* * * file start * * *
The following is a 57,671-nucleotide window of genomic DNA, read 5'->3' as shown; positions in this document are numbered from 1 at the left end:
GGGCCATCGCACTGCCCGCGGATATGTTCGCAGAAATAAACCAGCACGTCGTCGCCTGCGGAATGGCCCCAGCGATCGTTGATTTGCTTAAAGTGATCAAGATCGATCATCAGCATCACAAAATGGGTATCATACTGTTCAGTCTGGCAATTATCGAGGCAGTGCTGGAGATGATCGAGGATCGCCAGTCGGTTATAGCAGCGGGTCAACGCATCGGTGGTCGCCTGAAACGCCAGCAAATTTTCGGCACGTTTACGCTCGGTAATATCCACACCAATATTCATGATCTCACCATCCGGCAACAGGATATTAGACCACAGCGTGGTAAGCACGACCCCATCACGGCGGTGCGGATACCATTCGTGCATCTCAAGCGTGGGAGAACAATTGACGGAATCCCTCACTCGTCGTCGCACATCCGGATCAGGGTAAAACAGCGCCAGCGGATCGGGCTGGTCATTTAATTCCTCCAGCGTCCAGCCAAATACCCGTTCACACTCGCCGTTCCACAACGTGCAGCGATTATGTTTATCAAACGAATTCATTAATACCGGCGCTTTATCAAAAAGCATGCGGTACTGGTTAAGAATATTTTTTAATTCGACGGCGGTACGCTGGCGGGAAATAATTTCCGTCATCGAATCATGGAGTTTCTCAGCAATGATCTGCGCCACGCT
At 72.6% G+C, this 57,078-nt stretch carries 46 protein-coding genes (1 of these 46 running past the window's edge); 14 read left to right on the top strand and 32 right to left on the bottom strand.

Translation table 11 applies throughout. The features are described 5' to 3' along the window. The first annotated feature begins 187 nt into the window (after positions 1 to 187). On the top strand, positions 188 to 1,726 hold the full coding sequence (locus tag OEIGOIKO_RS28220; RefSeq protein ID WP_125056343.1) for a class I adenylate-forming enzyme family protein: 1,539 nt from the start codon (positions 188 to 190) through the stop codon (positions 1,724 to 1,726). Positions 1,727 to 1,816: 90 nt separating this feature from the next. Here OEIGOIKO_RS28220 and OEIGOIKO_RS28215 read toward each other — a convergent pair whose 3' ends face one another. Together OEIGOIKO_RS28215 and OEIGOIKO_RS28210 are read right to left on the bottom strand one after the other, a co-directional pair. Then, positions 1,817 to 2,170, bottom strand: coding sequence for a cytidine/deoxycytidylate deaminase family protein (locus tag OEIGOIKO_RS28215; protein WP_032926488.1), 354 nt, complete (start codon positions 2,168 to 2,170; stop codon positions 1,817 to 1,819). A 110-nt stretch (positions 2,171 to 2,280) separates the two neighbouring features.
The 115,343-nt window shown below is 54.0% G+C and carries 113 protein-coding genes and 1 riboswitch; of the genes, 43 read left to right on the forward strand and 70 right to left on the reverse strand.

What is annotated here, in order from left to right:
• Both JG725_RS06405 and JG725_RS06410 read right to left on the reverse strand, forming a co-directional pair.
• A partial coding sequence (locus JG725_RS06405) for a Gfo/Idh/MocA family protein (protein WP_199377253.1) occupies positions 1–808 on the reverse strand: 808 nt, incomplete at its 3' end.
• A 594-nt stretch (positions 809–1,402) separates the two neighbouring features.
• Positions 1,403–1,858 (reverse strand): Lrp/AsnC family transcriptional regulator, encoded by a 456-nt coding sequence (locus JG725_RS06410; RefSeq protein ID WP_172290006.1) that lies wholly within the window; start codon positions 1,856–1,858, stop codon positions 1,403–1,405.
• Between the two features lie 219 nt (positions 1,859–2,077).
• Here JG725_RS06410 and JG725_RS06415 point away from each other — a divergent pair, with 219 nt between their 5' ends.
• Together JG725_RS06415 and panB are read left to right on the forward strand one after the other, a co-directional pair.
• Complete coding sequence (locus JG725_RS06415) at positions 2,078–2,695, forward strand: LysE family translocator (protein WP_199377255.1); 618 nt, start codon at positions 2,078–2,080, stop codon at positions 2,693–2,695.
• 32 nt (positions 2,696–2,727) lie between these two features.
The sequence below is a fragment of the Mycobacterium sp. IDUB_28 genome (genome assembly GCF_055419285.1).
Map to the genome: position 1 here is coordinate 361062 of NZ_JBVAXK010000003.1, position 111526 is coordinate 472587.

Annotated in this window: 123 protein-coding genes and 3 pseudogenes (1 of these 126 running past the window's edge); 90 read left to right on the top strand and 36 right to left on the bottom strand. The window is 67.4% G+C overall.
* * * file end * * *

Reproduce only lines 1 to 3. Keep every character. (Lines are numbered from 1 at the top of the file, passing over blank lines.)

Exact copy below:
The following is a 57,671-nucleotide window of genomic DNA, read 5'->3' as shown; positions in this document are numbered from 1 at the left end:
GGGCCATCGCACTGCCCGCGGATATGTTCGCAGAAATAAACCAGCACGTCGTCGCCTGCGGAATGGCCCCAGCGATCGTTGATTTGCTTAAAGTGATCAAGATCGATCATCAGCATCACAAAATGGGTATCATACTGTTCAGTCTGGCAATTATCGAGGCAGTGCTGGAGATGATCGAGGATCGCCAGTCGGTTATAGCAGCGGGTCAACGCATCGGTGGTCGCCTGAAACGCCAGCAAATTTTCGGCACGTTTACGCTCGGTAATATCCACACCAATATTCATGATCTCACCATCCGGCAACAGGATATTAGACCACAGCGTGGTAAGCACGACCCCATCACGGCGGTGCGGATACCATTCGTGCATCTCAAGCGTGGGAGAACAATTGACGGAATCCCTCACTCGTCGTCGCACATCCGGATCAGGGTAAAACAGCGCCAGCGGATCGGGCTGGTCATTTAATTCCTCCAGCGTCCAGCCAAATACCCGTTCACACTCGCCGTTCCACAACGTGCAGCGATTATGTTTATCAAACGAATTCATTAATACCGGCGCTTTATCAAAAAGCATGCGGTACTGGTTAAGAATATTTTTTAATTCGACGGCGGTACGCTGGCGGGAAATAATTTCCGTCATCGAATCATGGAGTTTCTCAGCAATGATCTGCGCCACGCT
At 72.6% G+C, this 57,078-nt stretch carries 46 protein-coding genes (1 of these 46 running past the window's edge); 14 read left to right on the top strand and 32 right to left on the bottom strand.